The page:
I was checking out Freakonomics blog and came across this questions answered section. In it, David Berri and Martin Schmidt answered questions on their newest book, "Stumbling on Wins." They mention that stars are really important for teams to wins and state that:
About 80% of wins appear to be produced by 20% of the players.
The theory behind this statement is the Pareto Principle or 80-20 rule. It states that 20% percent of a population does 80% of the work. The principle was developed by Vilfredo Pareto, who noticed that 20% of his pea pods produced 80% of his peas. He moved on to show that 20% of the world's population control 80% of the wealth. The principle has been used in software design, customer service, health care and criminal behavior.
I decided to look to see if this was true with major league baseball players. I took all players in 2009 and looked to see how much WAR (Rally's WAR database) was created in the top 20% of the players and the amount in bottom 80%. I put all players together and did not group depending on amount of time or negative WAR.
A total of 1263 players were divided up. The top 20% of all players generated 945 WAR while the bottom 80% generate -89 WAR. This works out to the top 20% of all baseball players generating 110% of the results. The numbers here aren't ideal so I adjusted the percentages to look at 15% and 10% of all players. Here is a chart of the results:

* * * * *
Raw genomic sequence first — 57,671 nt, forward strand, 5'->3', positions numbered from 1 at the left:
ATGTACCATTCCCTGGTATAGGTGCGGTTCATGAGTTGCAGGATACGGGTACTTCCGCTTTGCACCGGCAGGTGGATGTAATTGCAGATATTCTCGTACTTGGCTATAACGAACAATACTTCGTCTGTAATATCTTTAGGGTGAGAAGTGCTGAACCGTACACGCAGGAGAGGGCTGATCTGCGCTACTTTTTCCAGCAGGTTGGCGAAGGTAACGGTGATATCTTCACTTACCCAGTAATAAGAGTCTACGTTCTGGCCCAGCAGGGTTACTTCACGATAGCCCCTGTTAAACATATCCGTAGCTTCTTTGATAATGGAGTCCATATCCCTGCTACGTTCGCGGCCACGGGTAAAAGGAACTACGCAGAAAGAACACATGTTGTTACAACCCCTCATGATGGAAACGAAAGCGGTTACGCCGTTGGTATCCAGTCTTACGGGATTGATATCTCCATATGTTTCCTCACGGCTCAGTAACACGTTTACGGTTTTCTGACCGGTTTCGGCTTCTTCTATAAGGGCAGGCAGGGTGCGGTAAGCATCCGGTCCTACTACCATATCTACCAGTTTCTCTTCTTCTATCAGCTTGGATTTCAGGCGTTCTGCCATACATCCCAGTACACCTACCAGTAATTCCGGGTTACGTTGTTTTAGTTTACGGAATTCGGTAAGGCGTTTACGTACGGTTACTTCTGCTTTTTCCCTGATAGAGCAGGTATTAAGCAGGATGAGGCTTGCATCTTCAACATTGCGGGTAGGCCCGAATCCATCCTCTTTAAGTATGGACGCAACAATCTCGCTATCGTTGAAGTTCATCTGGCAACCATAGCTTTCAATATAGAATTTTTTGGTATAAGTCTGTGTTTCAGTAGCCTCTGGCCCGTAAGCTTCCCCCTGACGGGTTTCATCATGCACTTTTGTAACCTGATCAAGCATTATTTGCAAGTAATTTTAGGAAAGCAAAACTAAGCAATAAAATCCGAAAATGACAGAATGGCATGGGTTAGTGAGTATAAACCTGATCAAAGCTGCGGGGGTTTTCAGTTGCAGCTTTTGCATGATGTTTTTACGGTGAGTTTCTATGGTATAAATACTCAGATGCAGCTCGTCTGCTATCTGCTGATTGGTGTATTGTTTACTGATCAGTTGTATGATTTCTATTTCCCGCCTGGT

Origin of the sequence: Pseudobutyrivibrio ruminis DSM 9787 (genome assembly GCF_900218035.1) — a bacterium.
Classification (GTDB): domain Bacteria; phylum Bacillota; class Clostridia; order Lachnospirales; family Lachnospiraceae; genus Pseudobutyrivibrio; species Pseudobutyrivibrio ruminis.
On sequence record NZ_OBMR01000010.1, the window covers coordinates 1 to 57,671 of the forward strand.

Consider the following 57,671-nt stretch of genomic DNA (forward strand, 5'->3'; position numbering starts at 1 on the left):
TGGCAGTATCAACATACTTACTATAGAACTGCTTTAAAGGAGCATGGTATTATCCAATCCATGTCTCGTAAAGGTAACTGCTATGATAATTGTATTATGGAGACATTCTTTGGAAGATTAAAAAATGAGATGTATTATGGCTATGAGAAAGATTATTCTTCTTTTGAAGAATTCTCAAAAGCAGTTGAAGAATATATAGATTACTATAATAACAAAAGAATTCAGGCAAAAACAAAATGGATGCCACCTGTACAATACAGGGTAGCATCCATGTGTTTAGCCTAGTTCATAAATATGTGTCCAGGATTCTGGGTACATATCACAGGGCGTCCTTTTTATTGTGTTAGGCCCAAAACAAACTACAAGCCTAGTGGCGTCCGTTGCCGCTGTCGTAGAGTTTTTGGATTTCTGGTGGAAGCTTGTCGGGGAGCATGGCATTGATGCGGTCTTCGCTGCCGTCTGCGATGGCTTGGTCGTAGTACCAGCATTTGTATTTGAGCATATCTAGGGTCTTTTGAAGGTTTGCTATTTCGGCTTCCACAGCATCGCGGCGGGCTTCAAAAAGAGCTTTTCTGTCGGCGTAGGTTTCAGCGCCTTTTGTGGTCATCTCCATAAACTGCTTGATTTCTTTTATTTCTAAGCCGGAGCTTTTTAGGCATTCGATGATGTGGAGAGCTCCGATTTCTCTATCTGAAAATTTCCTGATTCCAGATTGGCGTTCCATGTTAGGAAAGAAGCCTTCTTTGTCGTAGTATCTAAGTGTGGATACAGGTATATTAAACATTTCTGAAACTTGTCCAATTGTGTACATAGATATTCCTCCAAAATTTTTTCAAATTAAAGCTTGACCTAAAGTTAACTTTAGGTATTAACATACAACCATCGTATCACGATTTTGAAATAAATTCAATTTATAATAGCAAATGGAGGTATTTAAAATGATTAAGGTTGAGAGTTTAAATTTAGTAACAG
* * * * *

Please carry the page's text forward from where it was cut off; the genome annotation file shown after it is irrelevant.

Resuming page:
|% of Players||% of WAR|
So 15% of the all the players last year produced 85% of the total wins with the other 85% of the players creating 15% of the wins. The Pareto Principle holds up pretty soundly when it is applied to baseball last year.
Baseball's model fits closely into the model of a store. The store will get most of its profits from a small sample of people. These are the regulars that come in everyday and make their large purchases at the store. Most of the other people will come in for just few items once in a while. Also there will be a set of people that end up costing the store money through lost productivity or theft.
Like the store, baseball has its big stars that generate most of the production (Albert Pujols), players that don't contribute much (AAAA journeymen) or players that actually sap production (Jose Guillen). The Pareto Principle is applicable to baseball as with many other aspects of our lives.